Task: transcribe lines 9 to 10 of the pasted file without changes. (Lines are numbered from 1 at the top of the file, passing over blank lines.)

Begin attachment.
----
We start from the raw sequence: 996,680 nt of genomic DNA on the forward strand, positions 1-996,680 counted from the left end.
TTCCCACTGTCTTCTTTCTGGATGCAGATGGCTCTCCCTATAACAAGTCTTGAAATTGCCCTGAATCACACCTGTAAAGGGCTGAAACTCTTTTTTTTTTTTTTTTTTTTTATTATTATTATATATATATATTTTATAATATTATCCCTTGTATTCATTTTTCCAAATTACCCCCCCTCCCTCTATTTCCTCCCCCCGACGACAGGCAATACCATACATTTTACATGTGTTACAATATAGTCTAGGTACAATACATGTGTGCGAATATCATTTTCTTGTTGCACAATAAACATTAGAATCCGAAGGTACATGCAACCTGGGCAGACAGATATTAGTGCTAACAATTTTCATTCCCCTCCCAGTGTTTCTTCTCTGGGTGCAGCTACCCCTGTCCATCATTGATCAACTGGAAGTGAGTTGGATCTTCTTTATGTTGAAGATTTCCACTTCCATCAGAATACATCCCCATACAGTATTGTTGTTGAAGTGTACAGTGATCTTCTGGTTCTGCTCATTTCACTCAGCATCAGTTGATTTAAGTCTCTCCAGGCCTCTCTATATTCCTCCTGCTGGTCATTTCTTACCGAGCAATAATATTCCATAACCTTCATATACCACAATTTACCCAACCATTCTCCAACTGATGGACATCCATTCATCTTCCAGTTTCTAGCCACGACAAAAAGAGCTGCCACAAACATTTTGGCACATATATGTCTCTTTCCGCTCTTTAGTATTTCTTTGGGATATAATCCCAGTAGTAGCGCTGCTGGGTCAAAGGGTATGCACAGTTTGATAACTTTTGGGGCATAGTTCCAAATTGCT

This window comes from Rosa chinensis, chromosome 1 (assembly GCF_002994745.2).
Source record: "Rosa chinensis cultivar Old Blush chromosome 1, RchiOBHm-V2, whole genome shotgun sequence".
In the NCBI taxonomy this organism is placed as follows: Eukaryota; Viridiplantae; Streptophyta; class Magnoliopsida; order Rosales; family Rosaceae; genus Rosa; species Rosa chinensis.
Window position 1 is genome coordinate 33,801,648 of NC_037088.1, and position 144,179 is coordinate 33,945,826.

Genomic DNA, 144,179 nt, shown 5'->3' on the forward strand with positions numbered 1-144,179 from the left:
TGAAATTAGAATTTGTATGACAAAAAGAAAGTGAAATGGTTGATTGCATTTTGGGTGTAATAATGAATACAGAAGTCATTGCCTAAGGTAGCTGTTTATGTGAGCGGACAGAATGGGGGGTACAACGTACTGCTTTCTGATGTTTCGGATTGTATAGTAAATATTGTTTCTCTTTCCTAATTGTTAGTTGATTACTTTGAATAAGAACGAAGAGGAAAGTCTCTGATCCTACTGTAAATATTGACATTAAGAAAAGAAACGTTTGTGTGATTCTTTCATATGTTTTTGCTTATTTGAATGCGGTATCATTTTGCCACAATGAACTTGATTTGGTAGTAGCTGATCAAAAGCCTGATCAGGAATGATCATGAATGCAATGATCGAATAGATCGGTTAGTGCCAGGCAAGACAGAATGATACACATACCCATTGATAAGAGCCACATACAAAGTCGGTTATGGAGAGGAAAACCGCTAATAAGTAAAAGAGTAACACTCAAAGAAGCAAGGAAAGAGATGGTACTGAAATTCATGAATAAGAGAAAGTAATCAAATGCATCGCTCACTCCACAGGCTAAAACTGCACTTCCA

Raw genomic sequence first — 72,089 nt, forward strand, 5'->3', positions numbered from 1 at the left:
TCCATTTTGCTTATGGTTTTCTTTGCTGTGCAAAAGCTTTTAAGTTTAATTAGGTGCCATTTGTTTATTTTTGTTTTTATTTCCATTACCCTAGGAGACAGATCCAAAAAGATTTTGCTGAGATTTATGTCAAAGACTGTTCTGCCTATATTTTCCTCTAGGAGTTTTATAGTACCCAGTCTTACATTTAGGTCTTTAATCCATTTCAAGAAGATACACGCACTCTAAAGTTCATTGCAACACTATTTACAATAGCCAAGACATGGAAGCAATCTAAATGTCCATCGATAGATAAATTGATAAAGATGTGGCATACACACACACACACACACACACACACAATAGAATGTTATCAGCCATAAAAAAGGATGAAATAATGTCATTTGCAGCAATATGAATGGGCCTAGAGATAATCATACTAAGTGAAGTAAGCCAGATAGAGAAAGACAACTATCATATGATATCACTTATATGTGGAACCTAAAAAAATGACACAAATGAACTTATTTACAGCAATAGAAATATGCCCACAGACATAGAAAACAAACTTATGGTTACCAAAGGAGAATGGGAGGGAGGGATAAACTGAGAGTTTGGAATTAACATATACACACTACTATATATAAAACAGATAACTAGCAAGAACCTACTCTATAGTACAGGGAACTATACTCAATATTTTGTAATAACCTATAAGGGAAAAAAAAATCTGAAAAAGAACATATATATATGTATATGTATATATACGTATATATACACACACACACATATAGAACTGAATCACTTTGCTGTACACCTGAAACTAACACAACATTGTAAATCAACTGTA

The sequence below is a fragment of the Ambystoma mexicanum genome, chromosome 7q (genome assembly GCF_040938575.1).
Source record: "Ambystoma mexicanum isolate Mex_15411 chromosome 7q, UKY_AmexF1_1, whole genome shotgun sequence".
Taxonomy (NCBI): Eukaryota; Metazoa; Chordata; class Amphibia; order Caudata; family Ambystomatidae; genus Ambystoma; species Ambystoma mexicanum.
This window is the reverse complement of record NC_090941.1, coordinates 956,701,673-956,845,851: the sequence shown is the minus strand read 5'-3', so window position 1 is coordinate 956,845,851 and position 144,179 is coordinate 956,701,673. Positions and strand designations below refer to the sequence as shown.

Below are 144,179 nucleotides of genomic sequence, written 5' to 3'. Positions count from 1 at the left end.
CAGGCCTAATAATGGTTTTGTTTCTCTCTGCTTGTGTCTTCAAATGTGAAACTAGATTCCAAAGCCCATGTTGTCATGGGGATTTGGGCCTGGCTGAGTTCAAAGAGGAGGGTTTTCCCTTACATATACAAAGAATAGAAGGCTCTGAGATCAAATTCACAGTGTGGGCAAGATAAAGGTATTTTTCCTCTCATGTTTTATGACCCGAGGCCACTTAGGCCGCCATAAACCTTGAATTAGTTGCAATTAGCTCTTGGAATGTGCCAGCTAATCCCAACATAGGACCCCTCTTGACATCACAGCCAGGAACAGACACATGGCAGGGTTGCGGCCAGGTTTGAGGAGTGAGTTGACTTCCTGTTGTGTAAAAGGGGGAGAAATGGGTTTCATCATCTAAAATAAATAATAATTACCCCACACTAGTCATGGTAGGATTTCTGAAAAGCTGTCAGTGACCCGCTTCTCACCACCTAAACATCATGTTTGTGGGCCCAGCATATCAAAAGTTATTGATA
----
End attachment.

Raw genomic sequence first — 72,089 nt, forward strand, 5'->3', positions numbered from 1 at the left:
TCCATTTTGCTTATGGTTTTCTTTGCTGTGCAAAAGCTTTTAAGTTTAATTAGGTGCCATTTGTTTATTTTTGTTTTTATTTCCATTACCCTAGGAGACAGATCCAAAAAGATTTTGCTGAGATTTATGTCAAAGACTGTTCTGCCTATATTTTCCTCTAGGAGTTTTATAGTACCCAGTCTTACATTTAGGTCTTTAATCCATTTCAAGAAGATACACGCACTCTAAAGTTCATTGCAACACTATTTACAATAGCCAAGACATGGAAGCAATCTAAATGTCCATCGATAGATAAATTGATAAAGATGTGGCATACACACACACACACACACACACACACAATAGAATGTTATCAGCCATAAAAAAGGATGAAATAATGTCATTTGCAGCAATATGAATGGGCCTAGAGATAATCATACTAAGTGAAGTAAGCCAGATAGAGAAAGACAACTATCATATGATATCACTTATATGTGGAACCTAAAAAAATGACACAAATGAACTTATTTACAGCAATAGAAATATGCCCACAGACATAGAAAACAAACTTATGGTTACCAAAGGAGAATGGGAGGGAGGGATAAACTGAGAGTTTGGAATTAACATATACACACTACTATATATAAAACAGATAACTAGCAAGAACCTACTCTATAGTACAGGGAACTATACTCAATATTTTGTAATAACCTATAAGGGAAAAAAAAATCTGAAAAAGAACATATATATATGTATATGTATATATACGTATATATACACACACACACATATAGAACTGAATCACTTTGCTGTACACCTGAAACTAACACAACATTGTAAATCAACTGTA